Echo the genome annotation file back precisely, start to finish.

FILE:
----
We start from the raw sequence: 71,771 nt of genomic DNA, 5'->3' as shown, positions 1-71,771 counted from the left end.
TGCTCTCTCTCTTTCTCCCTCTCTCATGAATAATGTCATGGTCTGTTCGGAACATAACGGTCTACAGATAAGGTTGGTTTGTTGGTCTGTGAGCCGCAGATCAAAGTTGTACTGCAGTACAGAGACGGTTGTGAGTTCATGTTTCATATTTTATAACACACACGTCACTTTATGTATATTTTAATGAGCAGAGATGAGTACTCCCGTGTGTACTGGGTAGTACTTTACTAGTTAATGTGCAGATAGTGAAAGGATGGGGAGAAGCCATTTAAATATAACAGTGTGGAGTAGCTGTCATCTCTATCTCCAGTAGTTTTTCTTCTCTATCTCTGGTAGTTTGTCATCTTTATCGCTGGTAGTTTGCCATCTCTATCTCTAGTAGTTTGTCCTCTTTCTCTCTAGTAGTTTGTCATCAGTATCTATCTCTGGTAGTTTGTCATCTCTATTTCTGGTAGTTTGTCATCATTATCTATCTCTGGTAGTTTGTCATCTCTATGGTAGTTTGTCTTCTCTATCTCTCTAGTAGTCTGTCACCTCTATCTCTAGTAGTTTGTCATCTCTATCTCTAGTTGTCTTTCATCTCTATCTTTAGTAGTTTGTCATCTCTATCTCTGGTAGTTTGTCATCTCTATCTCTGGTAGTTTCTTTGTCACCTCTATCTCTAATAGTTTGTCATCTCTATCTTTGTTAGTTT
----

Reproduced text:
We start from the raw sequence: 71,771 nt of genomic DNA, 5'->3' as shown, positions 1-71,771 counted from the left end.
TGCTCTCTCTCTTTCTCCCTCTCTCATGAATAATGTCATGGTCTGTTCGGAACATAACGGTCTACAGATAAGGTTGGTTTGTTGGTCTGTGAGCCGCAGATCAAAGTTGTACTGCAGTACAGAGACGGTTGTGAGTTCATGTTTCATATTTTATAACACACACGTCACTTTATGTATATTTTAATGAGCAGAGATGAGTACTCCCGTGTGTACTGGGTAGTACTTTACTAGTTAATGTGCAGATAGTGAAAGGATGGGGAGAAGCCATTTAAATATAACAGTGTGGAGTAGCTGTCATCTCTATCTCCAGTAGTTTTTCTTCTCTATCTCTGGTAGTTTGTCATCTTTATCGCTGGTAGTTTGCCATCTCTATCTCTAGTAGTTTGTCCTCTTTCTCTCTAGTAGTTTGTCATCAGTATCTATCTCTGGTAGTTTGTCATCTCTATTTCTGGTAGTTTGTCATCATTATCTATCTCTGGTAGTTTGTCATCTCTATGGTAGTTTGTCTTCTCTATCTCTCTAGTAGTCTGTCACCTCTATCTCTAGTAGTTTGTCATCTCTATCTCTAGTTGTCTTTCATCTCTATCTTTAGTAGTTTGTCATCTCTATCTCTGGTAGTTTGTCATCTCTATCTCTGGTAGTTTCTTTGTCACCTCTATCTCTAATAGTTTGTCATCTCTATCTTTGTTAGTTT